|2014||San Francisco Giants||National||Bruce Bochy|
|2015||Kansas City Royals||American||Ned Yost|
|2016||Chicago Cubs||National||Joe Maddon|
|2017||Houston Astros||American||AJ Hinch|
World Series Championships per Team
|Team||League||# of Titles||Years Won|
|New York Yankees||American||27||1923, 1927, 1928, 1932, 1936, 1937, 1938, 1939, 1941, 1943,1947, 1949, 1950, 1951, 1952, 1953,|
1956, 1958, 1961, 1962,1977, 1978, 1996, 1998, 1999, 2000,
|St. Louis Cardinals||National||11||1926, 1931, 1934, 1942, 1944, 1946, 1964, 1967, 1982,|
|Boston Red Sox||American||8||1903, 1912, 1915, 1916, 1918, 2004, 2007, 2013|
|New York Giants||National||5||1905, 1921, 1922, 1933, 1954|
|Philadelphia Athletics||American||5||1910, 1911, 1913, 1929, 1930|
|Pittsburgh Pirates||National||5||1909, 1925, 1960, 1971, 1979|
|Los Angeles Dodgers||National||5||1959, 1963, 1965, 1981, 1988|
|Cincinnati Reds||National||5||1919, 1940, 1975, 1976, 1990|
|Detroit Tigers||American||4||1935, 1945, 1968, 1984|
|Oakland Athletics||American||4||1972, 1973, 1974, 1989|
|Baltimore Orioles||American||3||1966, 1970, 1983|
|Chicago Cubs||National||3||1907, 1908, 2016|
|Chicago White Sox||American||3||1906, 1917, 2005|
|San Francisco Giants||National||3||2010, 2012, 2014|
|Cleveland Indians||American||2||1920, 1948|
|Florida Marlins||National||2||1997, 2003|
|Kansas City Royals||American||2||1985, 2015|
|Minnesota Twins||American||2||1987, 1991|
|New York Mets||National||2||1969, 1986|
|Philadelphia Phillies||National||2||1980, 2008|
|Toronto Blue Jays||American||2||1992, 1993|
World Series MVPs, by Year
|2017||George Springer||OF||Houston (AL)|
|2016||Ben Zobrist||OF||Chi Cubs (NL)|
|2015||Salvador Perez||C||Kansas City (AL)|
|2014||Madison Bumgarner||P||San Francisco (NL)|
|2013||David Ortiz||DH||Boston (AL)|
|2012||Pablo Sandoval||3B||San Francisco (NL)|
|2011||David Freese||3B||St. Louis (NL)|
|2010||Edgar Renteria||SS||San Francisco (NL)|
|2009||Hideki Matsui||DH||NY Yankees (AL)|
|2008||Cole Hamels||P||Philadelphia (NL)|
|2007||Mike Lowell||3B||Boston (AL)|
|2006||David Eckstein||SS||St. Louis (NL)|
|2005||Jermaine Dye||OF||Chi White Sox (AL)|
|2004||Manny Ramirez||OF||Boston (AL)|
|2003||Josh Beckett||P||Florida (NL)|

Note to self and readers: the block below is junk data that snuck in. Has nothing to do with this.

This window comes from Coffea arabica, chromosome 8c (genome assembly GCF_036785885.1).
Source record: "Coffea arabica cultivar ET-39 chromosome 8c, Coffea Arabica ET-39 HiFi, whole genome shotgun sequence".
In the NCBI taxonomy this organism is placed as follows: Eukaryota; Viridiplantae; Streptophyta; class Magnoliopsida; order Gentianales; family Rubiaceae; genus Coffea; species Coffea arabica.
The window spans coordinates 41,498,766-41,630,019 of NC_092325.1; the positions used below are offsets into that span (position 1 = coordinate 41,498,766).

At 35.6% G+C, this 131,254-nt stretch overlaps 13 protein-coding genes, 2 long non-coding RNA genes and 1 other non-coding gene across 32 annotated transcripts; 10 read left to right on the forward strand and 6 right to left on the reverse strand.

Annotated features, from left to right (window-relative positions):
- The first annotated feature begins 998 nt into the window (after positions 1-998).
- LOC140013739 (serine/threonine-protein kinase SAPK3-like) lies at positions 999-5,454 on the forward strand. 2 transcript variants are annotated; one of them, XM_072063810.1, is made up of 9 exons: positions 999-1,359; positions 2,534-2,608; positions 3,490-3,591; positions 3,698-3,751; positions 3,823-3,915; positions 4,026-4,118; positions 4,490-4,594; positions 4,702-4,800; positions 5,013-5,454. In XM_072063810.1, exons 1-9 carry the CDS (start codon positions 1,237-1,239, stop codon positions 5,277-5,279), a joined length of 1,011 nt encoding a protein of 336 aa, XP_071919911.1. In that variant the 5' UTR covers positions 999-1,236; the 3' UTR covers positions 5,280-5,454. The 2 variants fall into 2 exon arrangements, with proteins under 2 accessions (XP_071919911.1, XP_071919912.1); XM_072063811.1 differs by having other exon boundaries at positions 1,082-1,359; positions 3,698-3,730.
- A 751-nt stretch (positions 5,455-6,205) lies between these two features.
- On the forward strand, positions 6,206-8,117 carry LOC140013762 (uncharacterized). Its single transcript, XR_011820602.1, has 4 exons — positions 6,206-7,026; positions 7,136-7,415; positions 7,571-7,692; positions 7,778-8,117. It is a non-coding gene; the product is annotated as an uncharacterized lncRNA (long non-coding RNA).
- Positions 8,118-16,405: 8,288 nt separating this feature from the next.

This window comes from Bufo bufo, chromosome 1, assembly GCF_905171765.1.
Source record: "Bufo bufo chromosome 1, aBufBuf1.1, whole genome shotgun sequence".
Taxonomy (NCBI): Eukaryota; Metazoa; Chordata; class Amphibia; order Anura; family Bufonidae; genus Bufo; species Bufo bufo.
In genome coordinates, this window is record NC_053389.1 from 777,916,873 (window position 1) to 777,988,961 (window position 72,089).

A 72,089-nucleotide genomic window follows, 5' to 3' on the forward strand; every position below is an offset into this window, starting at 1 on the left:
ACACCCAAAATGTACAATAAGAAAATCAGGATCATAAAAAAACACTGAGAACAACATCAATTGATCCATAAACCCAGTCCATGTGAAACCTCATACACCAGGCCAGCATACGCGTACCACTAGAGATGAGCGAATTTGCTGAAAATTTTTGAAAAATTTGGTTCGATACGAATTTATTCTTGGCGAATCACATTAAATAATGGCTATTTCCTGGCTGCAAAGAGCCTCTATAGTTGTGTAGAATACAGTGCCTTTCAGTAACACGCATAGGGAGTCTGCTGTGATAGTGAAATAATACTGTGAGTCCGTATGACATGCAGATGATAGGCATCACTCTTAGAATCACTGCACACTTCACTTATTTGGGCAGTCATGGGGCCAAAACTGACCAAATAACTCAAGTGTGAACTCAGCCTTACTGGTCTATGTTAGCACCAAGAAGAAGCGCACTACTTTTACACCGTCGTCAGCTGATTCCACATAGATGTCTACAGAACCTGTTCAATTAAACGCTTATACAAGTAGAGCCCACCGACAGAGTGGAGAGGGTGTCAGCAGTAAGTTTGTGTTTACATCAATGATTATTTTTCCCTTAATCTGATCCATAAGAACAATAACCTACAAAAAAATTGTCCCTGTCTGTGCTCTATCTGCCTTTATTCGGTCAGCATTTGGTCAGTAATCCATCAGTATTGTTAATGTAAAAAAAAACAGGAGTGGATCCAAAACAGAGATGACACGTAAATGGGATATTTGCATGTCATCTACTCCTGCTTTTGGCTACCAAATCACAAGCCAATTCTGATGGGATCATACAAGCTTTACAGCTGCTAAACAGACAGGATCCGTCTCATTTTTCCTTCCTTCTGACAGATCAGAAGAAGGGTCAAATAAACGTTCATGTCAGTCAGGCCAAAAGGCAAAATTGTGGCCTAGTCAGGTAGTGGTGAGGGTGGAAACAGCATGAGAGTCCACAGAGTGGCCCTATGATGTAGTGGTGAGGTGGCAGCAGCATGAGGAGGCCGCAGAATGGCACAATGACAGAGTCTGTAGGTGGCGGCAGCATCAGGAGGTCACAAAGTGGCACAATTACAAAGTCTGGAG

|2002||Troy Glaus||3B||Anaheim (AL)|
|2001||Curt Schilling||P||Arizona (NL)|
|2001||Randy Johnson||P||Arizona (NL)|
|2000||Derek Jeter||SS||NY Yankees (AL)|
|1999||Mariano Rivera||P||NY Yankees (AL)|
|1998||Scott Brosius||3B||NY Yankees (AL)|
|1997||Livan Hernandez||P||Florida (NL)|
|1996||John Wetteland||P||NY Yankees (AL)|
|1995||Tom Glavine||P||Atlanta (NL)|
|1993||Paul Molitor||DH||Toronto (AL)|
|1992||Pat Borders||C||Toronto (AL)|
|1991||Jack Morris||P||Minnesota (AL)|
|1990||Jose Rijo||P||Cincinnati (NL)|
|1989||Dave Stewart||P||Oakland (AL)|
|1988||Orel Hershiser||P||Los Angeles (NL)|
|1987||Frank Viola||P||Minnesota (AL)|
|1986||Ray Knight||3B||NY Mets (NL)|
|1985||Bret Saberhagen||P||Kansas City (AL)|
|1984||Alan Trammell||SS||Detroit (AL)|
|1983||Rick Dempsey||C||Baltimore (AL)|
|1982||Darrell Porter||C||St. Louis (NL)|
|1981||Steve Yeager||C||Los Angeles (NL)|
|1981||Ron Cey||3B||Los Angeles (NL)|
|1981||Pedro Guerrero||OF||Los Angeles (NL)|
|1980||Mike Schmidt||3B||Philadelphia (NL)|
|1979||Willie Stargell||1B||Pittsburgh (NL)|
|1978||Bucky Dent||SS||NY Yankees (AL)|
|1977||Reggie Jackson||OF||NY Yankees (AL)|
|1976||Johnny Bench||C||Cincinnati (NL)|
|1975||Pete Rose||3B||Cincinnati (NL)|
|1974||Rollie Fingers||P||Oakland (AL)|
|1973||Reggie Jackson||OF||Oakland (AL)|
|1972||Gene Tenace||C||Oakland (AL)|
|1971||Roberto Clemente||OF||Pittsburgh (NL)|
|1970||Brooks Robinson||3B||Baltimore (AL)|
|1969||Donn Clendenon||1B||NY Mets (NL)|
|1968||Mickey Lolich||P||Detroit (AL)|
|1967||Bob Gibson||P||St. Louis (NL)|
|1966||Frank Robinson||OF||Baltimore (AL)|
|1965||Sandy Koufax||P||LA Dodgers (NL)|
|1964||Bob Gibson||P||St. Louis (NL)|
|1963||Sandy Koufax||P||LA Dodgers (NL)|
|1962||Ralph Terry||P||NY Yankees (AL)|
|1961||Whitey Ford||P||NY Yankees (AL)|
|1960||Bobby Richardson||2B||NY Yankees (AL)|
|1959||Larry Sherry||P||Los Angeles (NL)|
|1958||Bob Turley||P||NY Yankees (AL)|
|1957||Lew Burdette||P||Milwaukee (NL)|
|1956||Don Larsen||P||NY Yankees (AL)|
|1955||Johnny Podres||P||Brooklyn (NL)|
The Fall Classic is one of America’s greatest annual sporting traditions. For over 115 years, the best of the National and American Leagues have been facing off at the conclusion of the regular season to determine baseball supremacy. The first club to win four games is crowned World Series champion and receives the Commissioner’s Trophy.
The very first official World Series was played in 1903 between the Pittsburgh Pirates and the Boston Americans. The franchise that would eventually be named the Boston Red Sox won that inaugural competition, their first of eight titles. Since then, no team has won more championships than the New York Yankees, who more -than -double the second- place team’s total titles with twenty-seven series wins.
With over 113 World Series contests played, there’s a vast wealth of stories and memories from which to draw. Moments like Kirk Gibson’s walk-off home run, Willie Mays’ catch, and Babe Ruth’s called shot all took place in the championship series and landed in baseball lore for eternity. Each season, more dreams are realized and more moments are created as teams battle to own their own little piece of baseball history.